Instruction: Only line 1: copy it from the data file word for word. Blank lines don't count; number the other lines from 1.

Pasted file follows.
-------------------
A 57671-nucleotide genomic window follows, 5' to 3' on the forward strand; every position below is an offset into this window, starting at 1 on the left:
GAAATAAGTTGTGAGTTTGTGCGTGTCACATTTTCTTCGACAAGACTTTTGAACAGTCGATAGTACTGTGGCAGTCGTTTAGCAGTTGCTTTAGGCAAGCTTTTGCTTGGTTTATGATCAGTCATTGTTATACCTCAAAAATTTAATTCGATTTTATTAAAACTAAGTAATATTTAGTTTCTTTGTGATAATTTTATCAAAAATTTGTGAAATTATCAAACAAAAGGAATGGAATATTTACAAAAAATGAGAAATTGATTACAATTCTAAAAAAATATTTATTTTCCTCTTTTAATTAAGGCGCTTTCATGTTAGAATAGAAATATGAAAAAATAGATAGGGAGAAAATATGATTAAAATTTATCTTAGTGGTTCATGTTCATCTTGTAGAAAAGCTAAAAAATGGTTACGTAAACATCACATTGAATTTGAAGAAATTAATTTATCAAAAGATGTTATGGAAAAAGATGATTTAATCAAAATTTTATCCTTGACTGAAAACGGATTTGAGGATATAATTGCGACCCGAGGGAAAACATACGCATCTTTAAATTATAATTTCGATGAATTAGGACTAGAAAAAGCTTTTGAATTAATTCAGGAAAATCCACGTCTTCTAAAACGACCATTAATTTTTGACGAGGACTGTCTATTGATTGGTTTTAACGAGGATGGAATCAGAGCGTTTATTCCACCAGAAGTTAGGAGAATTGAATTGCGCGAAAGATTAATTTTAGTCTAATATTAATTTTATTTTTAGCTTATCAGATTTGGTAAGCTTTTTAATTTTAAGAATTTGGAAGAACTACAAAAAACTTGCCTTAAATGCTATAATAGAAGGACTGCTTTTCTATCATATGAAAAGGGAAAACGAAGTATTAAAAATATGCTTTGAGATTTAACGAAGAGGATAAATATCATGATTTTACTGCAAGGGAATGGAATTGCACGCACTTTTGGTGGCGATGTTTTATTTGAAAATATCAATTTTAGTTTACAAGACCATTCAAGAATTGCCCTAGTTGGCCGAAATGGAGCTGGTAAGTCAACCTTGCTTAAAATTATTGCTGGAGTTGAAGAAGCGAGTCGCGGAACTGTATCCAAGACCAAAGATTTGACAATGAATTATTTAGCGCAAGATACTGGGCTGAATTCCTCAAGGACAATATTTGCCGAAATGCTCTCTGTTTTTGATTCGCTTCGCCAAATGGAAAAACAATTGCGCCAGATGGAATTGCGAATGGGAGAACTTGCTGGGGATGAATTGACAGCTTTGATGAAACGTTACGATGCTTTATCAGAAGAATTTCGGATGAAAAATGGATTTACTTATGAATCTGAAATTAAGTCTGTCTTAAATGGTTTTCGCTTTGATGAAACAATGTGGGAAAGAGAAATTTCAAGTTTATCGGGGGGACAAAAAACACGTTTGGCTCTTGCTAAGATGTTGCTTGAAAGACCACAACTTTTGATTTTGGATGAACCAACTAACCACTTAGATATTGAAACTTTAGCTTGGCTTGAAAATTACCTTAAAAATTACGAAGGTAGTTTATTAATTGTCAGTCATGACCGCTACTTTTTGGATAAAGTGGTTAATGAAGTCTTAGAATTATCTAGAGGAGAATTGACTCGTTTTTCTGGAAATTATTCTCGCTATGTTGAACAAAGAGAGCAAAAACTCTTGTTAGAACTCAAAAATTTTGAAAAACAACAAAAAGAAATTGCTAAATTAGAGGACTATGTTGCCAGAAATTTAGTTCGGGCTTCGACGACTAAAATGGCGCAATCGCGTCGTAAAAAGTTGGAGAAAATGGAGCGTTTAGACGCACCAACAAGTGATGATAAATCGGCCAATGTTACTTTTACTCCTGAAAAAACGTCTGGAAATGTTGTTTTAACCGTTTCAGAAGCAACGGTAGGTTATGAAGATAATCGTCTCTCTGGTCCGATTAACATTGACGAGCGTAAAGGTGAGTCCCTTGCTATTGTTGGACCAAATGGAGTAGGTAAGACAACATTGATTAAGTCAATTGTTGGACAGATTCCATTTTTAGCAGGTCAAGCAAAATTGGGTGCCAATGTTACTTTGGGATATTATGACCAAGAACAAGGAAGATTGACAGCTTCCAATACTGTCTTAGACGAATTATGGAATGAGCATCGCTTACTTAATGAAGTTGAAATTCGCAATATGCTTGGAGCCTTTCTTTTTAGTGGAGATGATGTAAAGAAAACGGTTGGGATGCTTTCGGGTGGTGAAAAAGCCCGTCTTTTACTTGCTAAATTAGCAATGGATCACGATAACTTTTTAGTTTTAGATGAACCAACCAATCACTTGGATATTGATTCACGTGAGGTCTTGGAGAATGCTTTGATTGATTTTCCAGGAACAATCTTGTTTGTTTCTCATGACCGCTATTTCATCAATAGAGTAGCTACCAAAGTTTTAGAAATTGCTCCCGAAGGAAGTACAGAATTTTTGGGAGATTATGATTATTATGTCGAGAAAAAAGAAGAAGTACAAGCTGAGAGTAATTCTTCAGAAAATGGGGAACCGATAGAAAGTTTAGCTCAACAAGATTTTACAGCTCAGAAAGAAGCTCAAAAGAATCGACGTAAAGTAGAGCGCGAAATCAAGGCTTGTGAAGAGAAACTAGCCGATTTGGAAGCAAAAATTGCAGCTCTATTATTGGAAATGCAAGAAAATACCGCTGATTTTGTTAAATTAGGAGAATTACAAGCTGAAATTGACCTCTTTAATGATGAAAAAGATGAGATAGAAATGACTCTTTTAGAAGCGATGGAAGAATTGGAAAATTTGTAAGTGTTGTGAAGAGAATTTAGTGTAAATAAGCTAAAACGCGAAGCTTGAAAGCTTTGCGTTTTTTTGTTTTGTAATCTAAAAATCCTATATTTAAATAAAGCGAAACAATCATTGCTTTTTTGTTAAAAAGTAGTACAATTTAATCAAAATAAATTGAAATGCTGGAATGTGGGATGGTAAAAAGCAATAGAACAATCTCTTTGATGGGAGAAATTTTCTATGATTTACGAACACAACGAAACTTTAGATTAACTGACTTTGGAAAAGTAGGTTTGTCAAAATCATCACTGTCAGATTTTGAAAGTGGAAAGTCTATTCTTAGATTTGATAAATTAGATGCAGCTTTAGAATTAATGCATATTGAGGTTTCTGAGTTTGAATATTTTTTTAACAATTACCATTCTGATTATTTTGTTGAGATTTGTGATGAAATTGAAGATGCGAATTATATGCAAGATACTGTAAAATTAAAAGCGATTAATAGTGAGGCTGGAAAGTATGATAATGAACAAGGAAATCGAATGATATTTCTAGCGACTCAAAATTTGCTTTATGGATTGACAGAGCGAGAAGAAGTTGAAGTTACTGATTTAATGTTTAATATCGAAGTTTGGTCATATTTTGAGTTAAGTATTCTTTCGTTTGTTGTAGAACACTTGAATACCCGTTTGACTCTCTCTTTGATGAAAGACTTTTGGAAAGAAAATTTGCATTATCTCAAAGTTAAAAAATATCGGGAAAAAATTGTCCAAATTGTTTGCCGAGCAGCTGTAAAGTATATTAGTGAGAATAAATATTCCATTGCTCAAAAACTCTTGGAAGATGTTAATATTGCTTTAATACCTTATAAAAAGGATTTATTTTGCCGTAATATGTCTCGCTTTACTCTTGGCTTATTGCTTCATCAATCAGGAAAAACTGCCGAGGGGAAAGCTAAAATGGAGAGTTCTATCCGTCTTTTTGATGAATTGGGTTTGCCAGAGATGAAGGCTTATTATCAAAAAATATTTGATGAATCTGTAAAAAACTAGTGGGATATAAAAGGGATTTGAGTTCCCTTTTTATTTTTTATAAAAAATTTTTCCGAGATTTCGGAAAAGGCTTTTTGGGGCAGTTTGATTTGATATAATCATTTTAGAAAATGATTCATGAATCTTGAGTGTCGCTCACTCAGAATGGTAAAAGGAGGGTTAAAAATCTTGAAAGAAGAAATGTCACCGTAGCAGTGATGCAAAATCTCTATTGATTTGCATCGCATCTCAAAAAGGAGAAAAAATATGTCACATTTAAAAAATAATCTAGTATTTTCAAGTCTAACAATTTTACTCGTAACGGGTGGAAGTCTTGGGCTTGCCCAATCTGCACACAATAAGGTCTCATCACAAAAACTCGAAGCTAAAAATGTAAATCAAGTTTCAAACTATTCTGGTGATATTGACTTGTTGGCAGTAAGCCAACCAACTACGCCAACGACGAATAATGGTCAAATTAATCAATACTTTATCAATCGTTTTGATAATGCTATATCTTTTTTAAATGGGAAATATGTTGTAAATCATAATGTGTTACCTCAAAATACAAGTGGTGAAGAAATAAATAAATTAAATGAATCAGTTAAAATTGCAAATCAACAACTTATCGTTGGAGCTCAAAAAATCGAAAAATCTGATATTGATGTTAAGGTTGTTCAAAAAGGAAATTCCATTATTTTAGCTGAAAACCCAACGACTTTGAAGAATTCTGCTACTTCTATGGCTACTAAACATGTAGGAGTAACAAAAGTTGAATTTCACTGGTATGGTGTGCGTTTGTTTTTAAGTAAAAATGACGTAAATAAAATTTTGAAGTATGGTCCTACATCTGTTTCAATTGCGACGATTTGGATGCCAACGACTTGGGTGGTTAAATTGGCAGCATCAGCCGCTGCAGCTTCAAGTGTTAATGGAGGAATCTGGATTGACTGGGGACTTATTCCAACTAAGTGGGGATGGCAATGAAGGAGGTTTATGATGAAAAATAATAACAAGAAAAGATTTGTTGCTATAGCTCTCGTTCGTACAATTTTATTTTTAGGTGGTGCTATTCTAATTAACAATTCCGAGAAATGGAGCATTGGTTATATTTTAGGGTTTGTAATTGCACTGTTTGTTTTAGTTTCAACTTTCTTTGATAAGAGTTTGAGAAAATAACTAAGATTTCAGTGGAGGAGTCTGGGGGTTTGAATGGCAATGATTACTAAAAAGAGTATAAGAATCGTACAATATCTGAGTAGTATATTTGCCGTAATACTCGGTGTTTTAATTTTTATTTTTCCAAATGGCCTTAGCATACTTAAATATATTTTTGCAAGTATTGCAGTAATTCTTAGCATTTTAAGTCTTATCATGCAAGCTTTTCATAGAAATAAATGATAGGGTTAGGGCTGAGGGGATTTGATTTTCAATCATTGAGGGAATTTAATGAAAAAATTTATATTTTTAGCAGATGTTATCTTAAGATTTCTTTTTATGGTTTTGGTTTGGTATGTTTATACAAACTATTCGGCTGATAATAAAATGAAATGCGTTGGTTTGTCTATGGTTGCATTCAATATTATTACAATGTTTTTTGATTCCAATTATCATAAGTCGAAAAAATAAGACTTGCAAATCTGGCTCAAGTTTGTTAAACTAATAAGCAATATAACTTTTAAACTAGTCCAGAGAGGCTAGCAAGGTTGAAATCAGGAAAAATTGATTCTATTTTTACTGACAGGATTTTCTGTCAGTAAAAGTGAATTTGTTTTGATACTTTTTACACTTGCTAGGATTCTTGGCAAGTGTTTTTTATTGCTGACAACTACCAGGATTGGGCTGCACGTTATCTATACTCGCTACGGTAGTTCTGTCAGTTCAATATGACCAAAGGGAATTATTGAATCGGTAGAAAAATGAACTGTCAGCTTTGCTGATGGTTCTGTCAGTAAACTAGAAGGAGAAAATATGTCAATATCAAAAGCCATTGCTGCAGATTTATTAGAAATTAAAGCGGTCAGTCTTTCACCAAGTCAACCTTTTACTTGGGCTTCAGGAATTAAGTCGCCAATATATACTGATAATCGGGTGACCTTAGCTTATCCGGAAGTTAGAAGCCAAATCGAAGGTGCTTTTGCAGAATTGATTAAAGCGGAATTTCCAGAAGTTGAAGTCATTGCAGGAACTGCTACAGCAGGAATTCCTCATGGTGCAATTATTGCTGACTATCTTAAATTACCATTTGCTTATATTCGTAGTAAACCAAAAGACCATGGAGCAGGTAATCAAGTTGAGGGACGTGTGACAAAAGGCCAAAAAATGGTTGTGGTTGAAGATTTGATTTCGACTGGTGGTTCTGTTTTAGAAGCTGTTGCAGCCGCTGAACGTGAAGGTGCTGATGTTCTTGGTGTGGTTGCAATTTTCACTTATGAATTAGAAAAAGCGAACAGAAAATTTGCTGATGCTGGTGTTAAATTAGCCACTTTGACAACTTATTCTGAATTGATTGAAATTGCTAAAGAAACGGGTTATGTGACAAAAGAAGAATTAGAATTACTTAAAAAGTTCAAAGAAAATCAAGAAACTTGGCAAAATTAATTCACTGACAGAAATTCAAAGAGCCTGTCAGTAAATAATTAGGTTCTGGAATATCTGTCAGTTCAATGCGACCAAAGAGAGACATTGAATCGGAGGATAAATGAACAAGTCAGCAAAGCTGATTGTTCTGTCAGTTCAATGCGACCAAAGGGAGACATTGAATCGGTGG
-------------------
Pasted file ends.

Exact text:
A 57671-nucleotide genomic window follows, 5' to 3' on the forward strand; every position below is an offset into this window, starting at 1 on the left: